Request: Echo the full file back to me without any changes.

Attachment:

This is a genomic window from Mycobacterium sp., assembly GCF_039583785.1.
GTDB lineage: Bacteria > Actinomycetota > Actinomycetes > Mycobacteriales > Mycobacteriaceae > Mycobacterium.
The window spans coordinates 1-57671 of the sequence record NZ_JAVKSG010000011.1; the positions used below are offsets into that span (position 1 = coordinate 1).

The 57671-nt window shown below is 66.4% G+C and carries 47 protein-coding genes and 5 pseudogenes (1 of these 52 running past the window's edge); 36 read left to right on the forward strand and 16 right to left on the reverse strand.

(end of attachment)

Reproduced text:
This is a genomic window from Mycobacterium sp., assembly GCF_039583785.1.
GTDB lineage: Bacteria > Actinomycetota > Actinomycetes > Mycobacteriales > Mycobacteriaceae > Mycobacterium.
The window spans coordinates 1-57671 of the sequence record NZ_JAVKSG010000011.1; the positions used below are offsets into that span (position 1 = coordinate 1).

The 57671-nt window shown below is 66.4% G+C and carries 47 protein-coding genes and 5 pseudogenes (1 of these 52 running past the window's edge); 36 read left to right on the forward strand and 16 right to left on the reverse strand.